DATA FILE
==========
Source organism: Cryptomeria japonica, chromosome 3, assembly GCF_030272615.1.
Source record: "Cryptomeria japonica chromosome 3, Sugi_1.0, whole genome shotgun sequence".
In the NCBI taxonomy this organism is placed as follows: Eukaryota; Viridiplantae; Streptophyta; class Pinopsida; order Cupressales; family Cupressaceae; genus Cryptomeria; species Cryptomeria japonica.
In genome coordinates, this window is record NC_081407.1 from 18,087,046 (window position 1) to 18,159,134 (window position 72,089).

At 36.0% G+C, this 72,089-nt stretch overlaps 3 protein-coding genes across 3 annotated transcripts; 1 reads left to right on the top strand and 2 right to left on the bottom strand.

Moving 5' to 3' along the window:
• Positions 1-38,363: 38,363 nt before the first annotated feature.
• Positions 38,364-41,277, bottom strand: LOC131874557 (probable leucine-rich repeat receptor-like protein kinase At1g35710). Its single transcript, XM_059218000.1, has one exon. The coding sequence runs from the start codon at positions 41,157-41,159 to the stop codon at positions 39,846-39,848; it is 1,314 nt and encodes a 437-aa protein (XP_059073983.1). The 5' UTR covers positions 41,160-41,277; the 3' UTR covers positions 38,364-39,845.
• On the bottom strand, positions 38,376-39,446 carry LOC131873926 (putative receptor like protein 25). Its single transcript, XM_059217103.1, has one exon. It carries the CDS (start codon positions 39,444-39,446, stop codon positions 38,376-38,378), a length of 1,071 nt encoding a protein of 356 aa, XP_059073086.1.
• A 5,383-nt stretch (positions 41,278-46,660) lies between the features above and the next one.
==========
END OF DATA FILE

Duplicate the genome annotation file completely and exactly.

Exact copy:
Source organism: Cryptomeria japonica, chromosome 3, assembly GCF_030272615.1.
Source record: "Cryptomeria japonica chromosome 3, Sugi_1.0, whole genome shotgun sequence".
In the NCBI taxonomy this organism is placed as follows: Eukaryota; Viridiplantae; Streptophyta; class Pinopsida; order Cupressales; family Cupressaceae; genus Cryptomeria; species Cryptomeria japonica.
In genome coordinates, this window is record NC_081407.1 from 18,087,046 (window position 1) to 18,159,134 (window position 72,089).

At 36.0% G+C, this 72,089-nt stretch overlaps 3 protein-coding genes across 3 annotated transcripts; 1 reads left to right on the top strand and 2 right to left on the bottom strand.

Moving 5' to 3' along the window:
• Positions 1-38,363: 38,363 nt before the first annotated feature.
• Positions 38,364-41,277, bottom strand: LOC131874557 (probable leucine-rich repeat receptor-like protein kinase At1g35710). Its single transcript, XM_059218000.1, has one exon. The coding sequence runs from the start codon at positions 41,157-41,159 to the stop codon at positions 39,846-39,848; it is 1,314 nt and encodes a 437-aa protein (XP_059073983.1). The 5' UTR covers positions 41,160-41,277; the 3' UTR covers positions 38,364-39,845.
• On the bottom strand, positions 38,376-39,446 carry LOC131873926 (putative receptor like protein 25). Its single transcript, XM_059217103.1, has one exon. It carries the CDS (start codon positions 39,444-39,446, stop codon positions 38,376-38,378), a length of 1,071 nt encoding a protein of 356 aa, XP_059073086.1.
• A 5,383-nt stretch (positions 41,278-46,660) lies between the features above and the next one.